“Soooooooo you mean to tell me that I’m so supposed to forgive someone who did me wrong, that didn’t even have the decency to apologize..? Eff. That.” – Me, Pre-30s
You know.. There was a time in my life where I thought holding onto grudges was cute. And in fact, used to pride myself on it. I would shamelessly brag to anyone who would listen, “You know I can hold a grudge for forever, right.” Because after all, there was no way in hell that I was going to miss out on an opportunity to show someone that they messed up with me. And I damn sure wasn’t willing to forgive a person who failed to see the error in their ways, and saw no point in apologizing.
So childish and so immature. I went through life holding on to what people had done to me, and forced myself to become angrier with the mere mention of their name.
Truth be told, I quickly learned that maintaining a grudge took an incredible amount of discipline and hard work. And I don’t know about you, but after trying to remain disciplined in so many other areas of my life, the last thing I wanted, was to put forth that much effort into being upset with someone.
I didn’t realize how damaging this behavior was until I saw how it was affecting my relationships with others. I had been carrying what had been done to me, ultimately punishing and the next person for it. And that just wasn’t fair.
I finally had to reason within myself that the only way to get free from the this self-inflicted bondage, and have the kind of peace in relationships that I wanted (whether they be professional, personal, or relational), was to ultimately forgive those from past. Even when I knew they didn’t deserve it.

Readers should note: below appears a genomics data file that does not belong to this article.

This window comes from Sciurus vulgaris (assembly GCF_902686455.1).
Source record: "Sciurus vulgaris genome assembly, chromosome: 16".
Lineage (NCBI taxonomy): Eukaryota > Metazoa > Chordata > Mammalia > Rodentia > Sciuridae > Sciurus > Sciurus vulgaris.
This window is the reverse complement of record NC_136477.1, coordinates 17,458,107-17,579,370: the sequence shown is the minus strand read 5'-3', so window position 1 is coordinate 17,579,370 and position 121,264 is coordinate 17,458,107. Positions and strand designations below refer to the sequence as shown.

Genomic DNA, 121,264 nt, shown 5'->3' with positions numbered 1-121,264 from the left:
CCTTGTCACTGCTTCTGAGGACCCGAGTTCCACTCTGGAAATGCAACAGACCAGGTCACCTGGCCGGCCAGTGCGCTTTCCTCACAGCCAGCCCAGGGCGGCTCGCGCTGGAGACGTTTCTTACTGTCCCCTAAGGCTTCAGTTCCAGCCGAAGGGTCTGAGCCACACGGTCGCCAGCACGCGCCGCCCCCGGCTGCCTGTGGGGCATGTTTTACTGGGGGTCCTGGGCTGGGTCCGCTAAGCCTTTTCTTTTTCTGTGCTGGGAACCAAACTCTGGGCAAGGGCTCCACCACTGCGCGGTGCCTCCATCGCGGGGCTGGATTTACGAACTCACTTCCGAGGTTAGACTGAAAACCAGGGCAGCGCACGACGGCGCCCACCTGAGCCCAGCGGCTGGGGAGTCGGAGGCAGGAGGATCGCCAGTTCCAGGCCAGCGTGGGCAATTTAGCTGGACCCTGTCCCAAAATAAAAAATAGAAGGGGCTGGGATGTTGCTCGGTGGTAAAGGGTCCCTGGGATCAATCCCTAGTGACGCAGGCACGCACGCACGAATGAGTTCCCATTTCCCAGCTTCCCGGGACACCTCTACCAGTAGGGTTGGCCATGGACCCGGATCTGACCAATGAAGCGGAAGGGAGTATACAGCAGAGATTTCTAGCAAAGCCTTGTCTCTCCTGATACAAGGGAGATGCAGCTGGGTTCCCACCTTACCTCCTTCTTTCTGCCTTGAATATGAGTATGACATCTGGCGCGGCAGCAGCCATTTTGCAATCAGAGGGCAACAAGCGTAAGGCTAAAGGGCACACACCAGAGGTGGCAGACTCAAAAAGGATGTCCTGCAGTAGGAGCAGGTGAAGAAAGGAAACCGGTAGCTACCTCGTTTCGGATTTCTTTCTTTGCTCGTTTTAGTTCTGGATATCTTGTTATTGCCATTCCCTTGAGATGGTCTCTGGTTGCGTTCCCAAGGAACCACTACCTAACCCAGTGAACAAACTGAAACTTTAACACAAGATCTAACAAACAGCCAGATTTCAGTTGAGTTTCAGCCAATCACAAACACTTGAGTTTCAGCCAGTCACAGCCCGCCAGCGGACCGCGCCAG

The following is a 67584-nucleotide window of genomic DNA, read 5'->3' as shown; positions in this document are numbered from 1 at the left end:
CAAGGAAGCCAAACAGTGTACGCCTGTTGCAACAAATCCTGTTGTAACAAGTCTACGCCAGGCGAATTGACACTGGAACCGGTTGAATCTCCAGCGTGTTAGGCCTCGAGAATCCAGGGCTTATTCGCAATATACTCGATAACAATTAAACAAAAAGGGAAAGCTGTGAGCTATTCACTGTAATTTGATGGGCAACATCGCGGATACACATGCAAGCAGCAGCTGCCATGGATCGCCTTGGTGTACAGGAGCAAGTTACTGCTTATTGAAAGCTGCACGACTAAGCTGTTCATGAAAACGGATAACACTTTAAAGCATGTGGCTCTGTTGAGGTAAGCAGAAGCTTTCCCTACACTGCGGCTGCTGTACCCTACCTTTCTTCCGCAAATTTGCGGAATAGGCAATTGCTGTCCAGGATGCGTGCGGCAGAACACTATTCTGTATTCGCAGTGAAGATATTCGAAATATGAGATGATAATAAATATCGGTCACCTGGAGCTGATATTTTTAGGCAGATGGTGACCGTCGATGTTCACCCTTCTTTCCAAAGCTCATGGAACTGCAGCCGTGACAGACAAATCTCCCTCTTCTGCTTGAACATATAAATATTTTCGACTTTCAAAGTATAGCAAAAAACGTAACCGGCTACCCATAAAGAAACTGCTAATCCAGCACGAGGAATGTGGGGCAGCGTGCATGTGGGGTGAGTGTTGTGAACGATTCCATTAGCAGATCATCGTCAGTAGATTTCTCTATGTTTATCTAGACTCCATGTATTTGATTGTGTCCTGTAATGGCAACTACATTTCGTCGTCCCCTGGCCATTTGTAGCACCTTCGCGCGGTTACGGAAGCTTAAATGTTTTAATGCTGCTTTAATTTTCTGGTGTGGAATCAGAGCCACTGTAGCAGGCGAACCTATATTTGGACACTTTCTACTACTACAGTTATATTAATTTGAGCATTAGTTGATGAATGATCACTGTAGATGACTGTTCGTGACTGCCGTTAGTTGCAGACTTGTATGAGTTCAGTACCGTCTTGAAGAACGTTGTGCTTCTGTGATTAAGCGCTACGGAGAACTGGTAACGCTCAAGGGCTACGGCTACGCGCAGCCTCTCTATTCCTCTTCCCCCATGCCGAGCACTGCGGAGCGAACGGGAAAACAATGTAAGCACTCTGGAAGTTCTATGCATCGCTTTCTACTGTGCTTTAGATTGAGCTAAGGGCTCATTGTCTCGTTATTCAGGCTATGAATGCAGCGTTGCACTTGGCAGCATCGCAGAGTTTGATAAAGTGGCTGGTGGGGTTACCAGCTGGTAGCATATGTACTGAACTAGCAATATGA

See, my deliverance wasn’t wrapped up in what they were, or were not doing. My deliverance was wrapped up in me and what I was willing to let go of. And once I made the conscious decision to forgive those who had yet to extend an apology, I began to approach people, situations, and experiences differently.
Sister my sister, they say that the true measure of maturity is learning how to accept an apology that we may never receive. And with all the beauty that is waiting for us on the opposite side of our forgiveness, we are doing ourselves a great disservice by holding on to the hurt, pain, and sadness that was caused by others.
It stalls our blessings. It stalls our growth. And it keeps us living in constant turmoil.
So from this day forward, let’s commit to getting over our pride and egos, and learn to forgive those from our pasts. Let’s get free so that we can go on to live the fruitful and joyous lives that we not only envision, but that we deserve.